INDIA, FIJI TO SET UP LANGUAGE LAB
In a bid to promote Hindi, officials from India and Fiji are in talks to set up a modern language laboratory in the South Pacific nation, Indian High Commissioner to Fiji Palaniswamy Karthigeyan has said.
Suva: In a bid to promote Hindi, officials from India and Fiji are in talks to set up a modern language laboratory in the South Pacific nation, Indian High Commissioner to Fiji Palaniswamy Karthigeyan has said. Hindi is one of the three official languages spoken in the country, the other two being Fijian and English.
“The government of India is also thinking of doing something to promote the (Hindi) language here,” Karthigeyan said, addressing the media recently. “So as part of this, there is a proposal to kind of gift a modern language laboratory to Fiji and this will obviously focus on Hindi and we intend to do that in cooperation with the Government of Fiji,” he added.
The move comes ahead of the 12th World Hindi Conference next year from February 15-17, 2023, which will be hosted by Fiji, making it the first country in the Pacific to host the prestigious event. Over a thousand delegates are expected to be part of the inaugural event, which will include Hindi-speaking scholars, language academics, and other officials.
“We are discussing with them the logistics of this and to locate the format of those things but the entire software and hardware for this language laboratory will be gifted by the government of India but the location and things are being discussed,” The Fiji Times quoted Karthigeyan as saying.
The three-day conference would be held in the Fijian city of Nadi -- home to Sri Siva Subramaniya Swami temple, the largest Hindu shrine in the Pacific. “Space will be provided by the local stakeholders, it can be a government institution or it can be an institution of higher learning like universities or even some well recognised schools. The discussions have been initialised but we are hopeful that we are able to finalise this,” the High Commissioner said.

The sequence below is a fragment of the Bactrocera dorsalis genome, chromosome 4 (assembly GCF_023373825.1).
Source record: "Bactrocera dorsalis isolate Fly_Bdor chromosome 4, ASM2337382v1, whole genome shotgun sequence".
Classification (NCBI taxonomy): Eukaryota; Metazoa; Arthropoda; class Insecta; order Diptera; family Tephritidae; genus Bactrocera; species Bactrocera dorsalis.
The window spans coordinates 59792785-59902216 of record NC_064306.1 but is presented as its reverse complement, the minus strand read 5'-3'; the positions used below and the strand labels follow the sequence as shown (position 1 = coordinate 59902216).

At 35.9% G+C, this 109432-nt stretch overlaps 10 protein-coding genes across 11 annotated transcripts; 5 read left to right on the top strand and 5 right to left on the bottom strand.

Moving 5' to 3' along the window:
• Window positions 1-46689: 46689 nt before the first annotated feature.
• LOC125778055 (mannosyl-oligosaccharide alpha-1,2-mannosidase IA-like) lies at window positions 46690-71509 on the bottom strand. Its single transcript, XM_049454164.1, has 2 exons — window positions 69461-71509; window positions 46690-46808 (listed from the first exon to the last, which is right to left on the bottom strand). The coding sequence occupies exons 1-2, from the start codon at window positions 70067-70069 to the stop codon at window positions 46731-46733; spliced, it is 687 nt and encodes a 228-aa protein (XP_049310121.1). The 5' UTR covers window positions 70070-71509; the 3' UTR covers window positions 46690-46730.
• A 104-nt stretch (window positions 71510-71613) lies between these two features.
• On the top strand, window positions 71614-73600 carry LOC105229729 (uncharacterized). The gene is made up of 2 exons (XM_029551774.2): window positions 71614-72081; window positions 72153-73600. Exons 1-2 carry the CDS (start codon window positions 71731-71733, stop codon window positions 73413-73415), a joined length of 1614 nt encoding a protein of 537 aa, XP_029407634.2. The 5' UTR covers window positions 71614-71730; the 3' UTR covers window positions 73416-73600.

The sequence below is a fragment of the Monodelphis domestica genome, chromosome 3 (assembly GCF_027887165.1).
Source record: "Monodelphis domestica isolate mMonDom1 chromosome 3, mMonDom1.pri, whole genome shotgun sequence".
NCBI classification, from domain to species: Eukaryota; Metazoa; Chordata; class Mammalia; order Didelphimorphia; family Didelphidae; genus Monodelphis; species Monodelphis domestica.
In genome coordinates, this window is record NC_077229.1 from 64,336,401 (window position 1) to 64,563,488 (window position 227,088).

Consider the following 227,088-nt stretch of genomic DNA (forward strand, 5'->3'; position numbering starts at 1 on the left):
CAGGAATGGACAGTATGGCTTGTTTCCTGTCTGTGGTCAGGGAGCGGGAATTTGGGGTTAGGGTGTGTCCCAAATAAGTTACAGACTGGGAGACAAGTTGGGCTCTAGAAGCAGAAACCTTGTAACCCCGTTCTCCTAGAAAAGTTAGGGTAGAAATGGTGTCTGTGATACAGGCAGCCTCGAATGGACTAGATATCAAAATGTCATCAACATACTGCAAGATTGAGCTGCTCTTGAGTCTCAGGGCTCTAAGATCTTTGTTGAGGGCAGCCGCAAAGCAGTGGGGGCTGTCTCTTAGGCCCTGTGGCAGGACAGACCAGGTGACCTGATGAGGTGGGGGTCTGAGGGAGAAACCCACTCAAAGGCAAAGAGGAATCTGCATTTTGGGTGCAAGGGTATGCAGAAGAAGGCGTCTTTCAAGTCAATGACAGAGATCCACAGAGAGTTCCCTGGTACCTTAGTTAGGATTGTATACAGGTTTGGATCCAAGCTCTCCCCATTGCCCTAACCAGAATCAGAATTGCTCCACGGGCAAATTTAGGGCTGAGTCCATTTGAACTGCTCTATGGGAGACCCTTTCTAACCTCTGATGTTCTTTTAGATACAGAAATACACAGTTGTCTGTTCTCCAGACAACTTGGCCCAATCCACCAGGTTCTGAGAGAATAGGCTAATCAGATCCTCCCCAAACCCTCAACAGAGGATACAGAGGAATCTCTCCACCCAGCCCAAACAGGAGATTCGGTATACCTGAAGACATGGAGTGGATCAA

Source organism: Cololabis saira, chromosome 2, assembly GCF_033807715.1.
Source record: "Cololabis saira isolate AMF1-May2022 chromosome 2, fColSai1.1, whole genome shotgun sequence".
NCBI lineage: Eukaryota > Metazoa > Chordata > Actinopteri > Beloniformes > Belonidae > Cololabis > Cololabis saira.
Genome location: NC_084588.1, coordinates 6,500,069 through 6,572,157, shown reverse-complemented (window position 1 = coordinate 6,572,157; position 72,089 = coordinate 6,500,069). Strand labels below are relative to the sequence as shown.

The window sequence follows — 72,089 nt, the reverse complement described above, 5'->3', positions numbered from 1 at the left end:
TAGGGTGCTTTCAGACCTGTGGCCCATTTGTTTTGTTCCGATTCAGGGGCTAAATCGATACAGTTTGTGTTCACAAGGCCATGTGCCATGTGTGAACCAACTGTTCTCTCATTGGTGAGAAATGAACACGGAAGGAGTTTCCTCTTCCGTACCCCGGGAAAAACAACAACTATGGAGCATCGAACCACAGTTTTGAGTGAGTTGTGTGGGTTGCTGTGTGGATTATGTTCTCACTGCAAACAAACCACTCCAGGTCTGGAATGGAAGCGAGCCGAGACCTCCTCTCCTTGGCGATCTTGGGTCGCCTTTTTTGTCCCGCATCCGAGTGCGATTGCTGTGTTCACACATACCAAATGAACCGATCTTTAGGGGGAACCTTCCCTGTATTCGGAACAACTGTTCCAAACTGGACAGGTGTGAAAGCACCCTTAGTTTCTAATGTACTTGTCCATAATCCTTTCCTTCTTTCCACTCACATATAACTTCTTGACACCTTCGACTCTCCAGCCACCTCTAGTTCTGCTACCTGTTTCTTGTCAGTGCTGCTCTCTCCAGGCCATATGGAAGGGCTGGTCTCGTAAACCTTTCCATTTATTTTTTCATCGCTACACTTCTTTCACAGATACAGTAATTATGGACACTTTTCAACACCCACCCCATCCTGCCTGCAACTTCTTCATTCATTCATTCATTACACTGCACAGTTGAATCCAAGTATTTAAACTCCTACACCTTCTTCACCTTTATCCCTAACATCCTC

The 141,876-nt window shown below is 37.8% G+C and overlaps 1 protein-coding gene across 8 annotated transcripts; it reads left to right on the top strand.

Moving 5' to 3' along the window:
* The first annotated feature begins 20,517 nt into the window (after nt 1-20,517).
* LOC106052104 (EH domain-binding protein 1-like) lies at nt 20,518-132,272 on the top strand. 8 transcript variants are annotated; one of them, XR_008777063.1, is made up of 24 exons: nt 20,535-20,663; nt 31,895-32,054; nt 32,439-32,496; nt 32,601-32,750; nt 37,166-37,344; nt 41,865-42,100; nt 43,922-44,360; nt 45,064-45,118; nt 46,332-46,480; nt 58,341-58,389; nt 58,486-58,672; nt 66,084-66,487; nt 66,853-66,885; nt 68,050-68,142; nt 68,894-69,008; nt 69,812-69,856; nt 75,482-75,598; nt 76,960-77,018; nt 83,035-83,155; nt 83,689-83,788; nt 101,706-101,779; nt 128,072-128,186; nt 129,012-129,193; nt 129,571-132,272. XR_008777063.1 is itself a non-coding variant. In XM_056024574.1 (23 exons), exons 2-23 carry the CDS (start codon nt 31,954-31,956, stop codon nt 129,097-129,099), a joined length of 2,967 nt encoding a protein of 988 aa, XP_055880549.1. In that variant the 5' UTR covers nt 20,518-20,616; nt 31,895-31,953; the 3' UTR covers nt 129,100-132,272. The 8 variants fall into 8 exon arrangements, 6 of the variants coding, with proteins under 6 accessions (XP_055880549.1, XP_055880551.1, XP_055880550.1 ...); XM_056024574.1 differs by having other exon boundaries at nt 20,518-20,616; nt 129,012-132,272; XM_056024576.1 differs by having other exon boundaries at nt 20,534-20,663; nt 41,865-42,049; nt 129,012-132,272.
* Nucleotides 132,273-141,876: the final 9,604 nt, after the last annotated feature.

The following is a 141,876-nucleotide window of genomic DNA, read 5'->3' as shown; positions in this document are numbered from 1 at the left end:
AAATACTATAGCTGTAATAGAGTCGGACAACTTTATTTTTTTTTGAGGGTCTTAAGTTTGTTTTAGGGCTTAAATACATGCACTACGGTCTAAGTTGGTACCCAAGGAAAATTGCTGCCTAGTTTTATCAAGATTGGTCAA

Fiji Hindi, also known as ‘Fijian Baat’ or ‘Fijian Hindustani’, is the language spoken by Indo-Fijians, and is derived mainly from the Awadhi and Bhojpuri varieties of Hindi. The language developed during the peak of the British Indentured labour system, where Indians, brought to the island between 1879 and 1916, were recruited as labourers to work on the sugarcane and cotton plantations.
Fiji Hindi is enshrined in the country’s Constitution as one of the official languages. The language is also taught in the country’s primary and secondary schools. While it is compulsory for students of Indian origin in primary schools, it is an optional subject in secondary schools, and is also taught in Fiji’s universities.
“With a significant portion of our population having Indian heritage, we have worked together to ensure the protection and promotion of our languages, traditions, and culture. We are proud to say that Fijian scholars have made a contribution towards developing Hindi not just in Fiji but across the world via the Fijian diaspora,” Anjeela Jokhan, Permanent Secretary for Fijian Ministry of Education, Heritage and Arts, had said last month.
A Regional Hindi Conference was held in Suva in 2002. Indians make around 38 percent of the Fiji population. As of 2021, there are 3.20 lakh Indians approximately in the country, according to India’s Ministry of External Affairs’ data.